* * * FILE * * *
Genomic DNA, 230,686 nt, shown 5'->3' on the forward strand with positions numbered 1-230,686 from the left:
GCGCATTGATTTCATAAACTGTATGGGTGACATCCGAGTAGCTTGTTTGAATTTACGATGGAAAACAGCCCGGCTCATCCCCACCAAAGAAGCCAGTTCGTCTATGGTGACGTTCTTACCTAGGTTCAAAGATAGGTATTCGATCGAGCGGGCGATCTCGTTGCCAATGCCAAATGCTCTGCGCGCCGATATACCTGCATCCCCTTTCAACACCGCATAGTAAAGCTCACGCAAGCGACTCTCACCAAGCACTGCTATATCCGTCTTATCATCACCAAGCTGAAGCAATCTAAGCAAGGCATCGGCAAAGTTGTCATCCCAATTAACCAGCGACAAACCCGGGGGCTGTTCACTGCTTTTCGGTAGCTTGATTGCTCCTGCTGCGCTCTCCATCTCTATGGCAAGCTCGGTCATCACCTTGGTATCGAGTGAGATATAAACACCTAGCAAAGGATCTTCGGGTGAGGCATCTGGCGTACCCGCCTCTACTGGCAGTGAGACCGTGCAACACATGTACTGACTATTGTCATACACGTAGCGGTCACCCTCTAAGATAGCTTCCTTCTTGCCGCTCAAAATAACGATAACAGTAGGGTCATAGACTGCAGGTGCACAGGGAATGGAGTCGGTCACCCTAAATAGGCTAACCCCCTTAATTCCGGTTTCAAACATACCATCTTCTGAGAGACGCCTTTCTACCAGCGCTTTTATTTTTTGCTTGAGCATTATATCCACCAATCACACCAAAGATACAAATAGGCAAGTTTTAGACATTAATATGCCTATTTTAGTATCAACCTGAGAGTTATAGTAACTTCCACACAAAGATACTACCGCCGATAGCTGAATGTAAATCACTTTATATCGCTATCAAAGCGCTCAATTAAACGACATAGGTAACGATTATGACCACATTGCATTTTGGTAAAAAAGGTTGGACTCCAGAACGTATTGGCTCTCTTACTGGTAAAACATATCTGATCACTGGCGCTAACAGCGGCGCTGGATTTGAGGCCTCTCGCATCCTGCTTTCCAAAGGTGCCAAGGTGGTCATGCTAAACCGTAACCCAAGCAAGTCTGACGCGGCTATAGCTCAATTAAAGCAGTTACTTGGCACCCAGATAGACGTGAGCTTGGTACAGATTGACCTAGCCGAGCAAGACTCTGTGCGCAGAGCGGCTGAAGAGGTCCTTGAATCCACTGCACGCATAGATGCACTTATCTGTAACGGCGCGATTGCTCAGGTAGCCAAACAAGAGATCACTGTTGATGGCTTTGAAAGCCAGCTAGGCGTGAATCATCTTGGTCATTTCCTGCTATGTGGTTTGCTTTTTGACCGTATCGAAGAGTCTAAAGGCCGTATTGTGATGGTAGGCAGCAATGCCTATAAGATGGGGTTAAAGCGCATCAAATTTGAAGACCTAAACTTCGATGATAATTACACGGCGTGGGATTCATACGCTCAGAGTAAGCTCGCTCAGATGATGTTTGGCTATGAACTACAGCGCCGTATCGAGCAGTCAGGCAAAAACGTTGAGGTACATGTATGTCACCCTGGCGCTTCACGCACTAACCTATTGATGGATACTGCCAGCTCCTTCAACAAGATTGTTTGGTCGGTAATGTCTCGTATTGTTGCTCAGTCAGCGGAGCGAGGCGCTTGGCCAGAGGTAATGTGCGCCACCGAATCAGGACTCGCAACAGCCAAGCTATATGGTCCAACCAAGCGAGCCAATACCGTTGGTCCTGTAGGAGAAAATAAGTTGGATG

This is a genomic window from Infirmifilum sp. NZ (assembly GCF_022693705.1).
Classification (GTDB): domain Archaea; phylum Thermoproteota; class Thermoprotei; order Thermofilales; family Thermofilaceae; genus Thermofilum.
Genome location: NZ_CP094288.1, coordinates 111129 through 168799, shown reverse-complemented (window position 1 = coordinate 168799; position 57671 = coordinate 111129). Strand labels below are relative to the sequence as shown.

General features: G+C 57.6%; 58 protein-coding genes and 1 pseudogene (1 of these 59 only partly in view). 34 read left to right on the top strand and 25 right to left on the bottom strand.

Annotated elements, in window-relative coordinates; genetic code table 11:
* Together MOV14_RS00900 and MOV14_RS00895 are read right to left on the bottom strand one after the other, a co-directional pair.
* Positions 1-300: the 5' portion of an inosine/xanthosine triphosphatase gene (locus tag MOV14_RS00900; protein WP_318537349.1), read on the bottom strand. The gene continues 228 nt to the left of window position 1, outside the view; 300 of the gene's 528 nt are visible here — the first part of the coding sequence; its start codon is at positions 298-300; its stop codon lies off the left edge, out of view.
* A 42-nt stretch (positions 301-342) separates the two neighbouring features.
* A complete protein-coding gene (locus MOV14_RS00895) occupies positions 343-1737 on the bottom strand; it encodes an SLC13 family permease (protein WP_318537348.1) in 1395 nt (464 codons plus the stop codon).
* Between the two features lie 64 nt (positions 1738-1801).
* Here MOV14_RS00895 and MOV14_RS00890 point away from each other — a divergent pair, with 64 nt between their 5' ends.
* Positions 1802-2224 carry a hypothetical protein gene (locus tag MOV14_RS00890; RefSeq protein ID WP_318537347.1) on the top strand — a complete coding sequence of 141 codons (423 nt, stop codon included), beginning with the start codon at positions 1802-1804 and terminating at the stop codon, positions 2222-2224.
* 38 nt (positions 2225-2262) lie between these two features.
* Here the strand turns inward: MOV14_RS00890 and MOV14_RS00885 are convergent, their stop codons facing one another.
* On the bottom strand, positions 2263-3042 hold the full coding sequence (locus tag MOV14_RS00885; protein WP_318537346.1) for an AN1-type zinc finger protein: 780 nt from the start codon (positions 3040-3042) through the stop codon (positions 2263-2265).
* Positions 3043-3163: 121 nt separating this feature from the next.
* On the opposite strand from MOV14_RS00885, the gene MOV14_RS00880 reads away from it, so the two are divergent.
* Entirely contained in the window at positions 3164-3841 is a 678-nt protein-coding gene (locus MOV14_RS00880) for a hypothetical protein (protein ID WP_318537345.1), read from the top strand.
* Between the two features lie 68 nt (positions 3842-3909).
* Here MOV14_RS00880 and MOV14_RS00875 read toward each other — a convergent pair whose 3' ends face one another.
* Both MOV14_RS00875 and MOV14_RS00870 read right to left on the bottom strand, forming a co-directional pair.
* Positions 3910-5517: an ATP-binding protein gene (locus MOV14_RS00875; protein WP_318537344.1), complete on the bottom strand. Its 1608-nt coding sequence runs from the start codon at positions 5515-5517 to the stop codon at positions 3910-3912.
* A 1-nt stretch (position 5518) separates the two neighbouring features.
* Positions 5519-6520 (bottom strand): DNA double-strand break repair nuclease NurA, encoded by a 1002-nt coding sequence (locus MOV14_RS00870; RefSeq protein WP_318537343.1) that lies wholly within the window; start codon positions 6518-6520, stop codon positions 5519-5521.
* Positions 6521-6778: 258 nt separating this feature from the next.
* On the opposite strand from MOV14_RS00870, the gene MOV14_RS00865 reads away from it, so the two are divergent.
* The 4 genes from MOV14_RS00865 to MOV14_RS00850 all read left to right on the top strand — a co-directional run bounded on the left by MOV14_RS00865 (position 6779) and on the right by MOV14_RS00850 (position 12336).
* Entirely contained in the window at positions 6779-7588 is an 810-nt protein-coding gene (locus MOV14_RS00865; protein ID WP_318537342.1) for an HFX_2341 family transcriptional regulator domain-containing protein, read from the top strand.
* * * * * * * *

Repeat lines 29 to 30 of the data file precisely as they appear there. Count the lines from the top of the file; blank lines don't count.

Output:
* The 4 genes from MOV14_RS00865 to MOV14_RS00850 all read left to right on the top strand — a co-directional run bounded on the left by MOV14_RS00865 (position 6779) and on the right by MOV14_RS00850 (position 12336).
* Entirely contained in the window at positions 6779-7588 is an 810-nt protein-coding gene (locus MOV14_RS00865; protein ID WP_318537342.1) for an HFX_2341 family transcriptional regulator domain-containing protein, read from the top strand.